Business Magazine

Brand Journalism: How to Write Interesting Copy for Your Business

By Ellenarnison @Ellen27
Brand journalism: how to write interesting copy for your businessSometimes it's called advertorial, sometimes it's known as blurb, you might find it on websites or blogs and occasionally it appears on fliers. It pops up on annual reports, brochures and in press releases.
I'm talking about business stories - the good news stuff that you want to use to send people flocking to your stall/shop/office/website. Only, quite often it doesn't, does it?
Mostly it doesn't because it's boring and predictable. Of course you want to tell everyone how marvelous you are, but the end result is exactly the same as the person at a party who wants to go on, and on, and on about their new car, ski holiday or DIY project. Dull as a dull thing in a dull-coloured coat. 
What you need is brand journalism. This means to bring the sensibilities of journalism to your business. 
A journalist saunters around magpie-like pecking at interesting things, turning them over and peering into them for the nuggets and shiny flecks of fascination. They want the story - the news. They are expert in finding things other people want to hear about. 
All you need to do is apply that idea to your business so you can winkle out something instructive, memorable or, even, amusing and offer it to the waiting public. Simple, no?
Ok, let's go back to the party, ignoring the tedious chap with the new car. Go and introduce yourself to a stranger and strike up a conversation. "What do you do? Why's that? How does it work? What's it like?" Before you know it she's telling you all about what really makes her tick, her dreams and her passions. Maybe you've never met someone with her hobby or expertise, so you want to know all about it. You ask for insider tips and advice.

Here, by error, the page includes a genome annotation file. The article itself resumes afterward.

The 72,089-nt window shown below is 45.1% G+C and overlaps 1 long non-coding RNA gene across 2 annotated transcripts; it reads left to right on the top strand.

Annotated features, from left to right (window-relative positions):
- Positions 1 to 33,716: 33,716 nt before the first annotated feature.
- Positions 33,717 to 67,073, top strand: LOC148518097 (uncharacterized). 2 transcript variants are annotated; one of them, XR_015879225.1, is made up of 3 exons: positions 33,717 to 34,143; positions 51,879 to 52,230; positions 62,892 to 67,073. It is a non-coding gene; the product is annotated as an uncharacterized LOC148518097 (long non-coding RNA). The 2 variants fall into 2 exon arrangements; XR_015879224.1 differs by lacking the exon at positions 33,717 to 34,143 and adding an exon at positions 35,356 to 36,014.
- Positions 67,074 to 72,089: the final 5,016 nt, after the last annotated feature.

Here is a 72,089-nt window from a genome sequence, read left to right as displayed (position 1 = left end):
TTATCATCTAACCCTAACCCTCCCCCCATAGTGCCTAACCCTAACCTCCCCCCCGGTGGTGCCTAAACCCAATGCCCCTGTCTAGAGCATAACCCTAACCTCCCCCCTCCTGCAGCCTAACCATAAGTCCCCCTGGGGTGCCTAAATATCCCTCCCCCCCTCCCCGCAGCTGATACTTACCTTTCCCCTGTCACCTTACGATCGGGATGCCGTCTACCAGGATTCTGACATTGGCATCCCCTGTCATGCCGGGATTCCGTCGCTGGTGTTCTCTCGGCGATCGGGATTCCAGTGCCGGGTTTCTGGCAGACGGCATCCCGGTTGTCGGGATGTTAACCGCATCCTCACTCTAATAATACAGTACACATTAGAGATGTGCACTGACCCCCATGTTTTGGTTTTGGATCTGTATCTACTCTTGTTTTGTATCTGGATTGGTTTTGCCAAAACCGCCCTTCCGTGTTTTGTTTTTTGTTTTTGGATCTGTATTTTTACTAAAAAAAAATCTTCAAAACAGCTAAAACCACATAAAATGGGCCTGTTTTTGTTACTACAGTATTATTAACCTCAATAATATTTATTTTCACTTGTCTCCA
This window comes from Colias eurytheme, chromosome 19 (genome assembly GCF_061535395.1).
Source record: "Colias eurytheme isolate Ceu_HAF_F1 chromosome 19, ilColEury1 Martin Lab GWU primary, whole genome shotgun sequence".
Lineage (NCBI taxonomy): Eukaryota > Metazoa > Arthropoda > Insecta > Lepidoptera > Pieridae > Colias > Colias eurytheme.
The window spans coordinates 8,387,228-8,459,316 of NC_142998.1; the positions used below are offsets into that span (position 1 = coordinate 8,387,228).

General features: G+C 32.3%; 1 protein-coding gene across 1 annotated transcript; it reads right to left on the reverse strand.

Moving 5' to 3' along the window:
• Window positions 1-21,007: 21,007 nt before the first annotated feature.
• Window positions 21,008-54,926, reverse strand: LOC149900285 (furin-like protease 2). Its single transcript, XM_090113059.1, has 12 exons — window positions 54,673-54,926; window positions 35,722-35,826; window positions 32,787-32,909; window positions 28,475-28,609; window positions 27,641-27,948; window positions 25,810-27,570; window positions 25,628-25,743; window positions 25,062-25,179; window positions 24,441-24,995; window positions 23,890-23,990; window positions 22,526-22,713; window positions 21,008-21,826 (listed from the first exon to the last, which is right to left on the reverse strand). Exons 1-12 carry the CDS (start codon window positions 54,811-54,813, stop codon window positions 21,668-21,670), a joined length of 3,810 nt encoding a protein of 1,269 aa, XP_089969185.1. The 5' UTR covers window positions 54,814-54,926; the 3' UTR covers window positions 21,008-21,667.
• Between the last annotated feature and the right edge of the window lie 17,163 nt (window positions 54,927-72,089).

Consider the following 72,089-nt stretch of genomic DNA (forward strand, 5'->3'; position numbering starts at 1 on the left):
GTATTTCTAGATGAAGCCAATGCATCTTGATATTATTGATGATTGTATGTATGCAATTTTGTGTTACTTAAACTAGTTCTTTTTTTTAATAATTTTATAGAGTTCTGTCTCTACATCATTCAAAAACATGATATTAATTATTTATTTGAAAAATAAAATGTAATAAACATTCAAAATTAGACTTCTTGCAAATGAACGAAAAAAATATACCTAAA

You might say that you don't want to give away your trade secrets, but it doesn't work that way. Gordon Ramsay and Jamie Oliver make a fortune flogging books full of recipes yet people still queue up to eat in their restaurants. 
Oh and while we're at it, take a long hard look at the words you've written and ask yourself if you are stating the obvious anywhere. Please don't patronise your readers by telling them that the telephone is a good means of communication, that it's cold in winter or that visitors arrive through the door (all things I've seen in the past week). 
Put simply, brand journalism will make your communication more effective because people will read what you write. And if you can't manage it, hire someone else to do it for you. 

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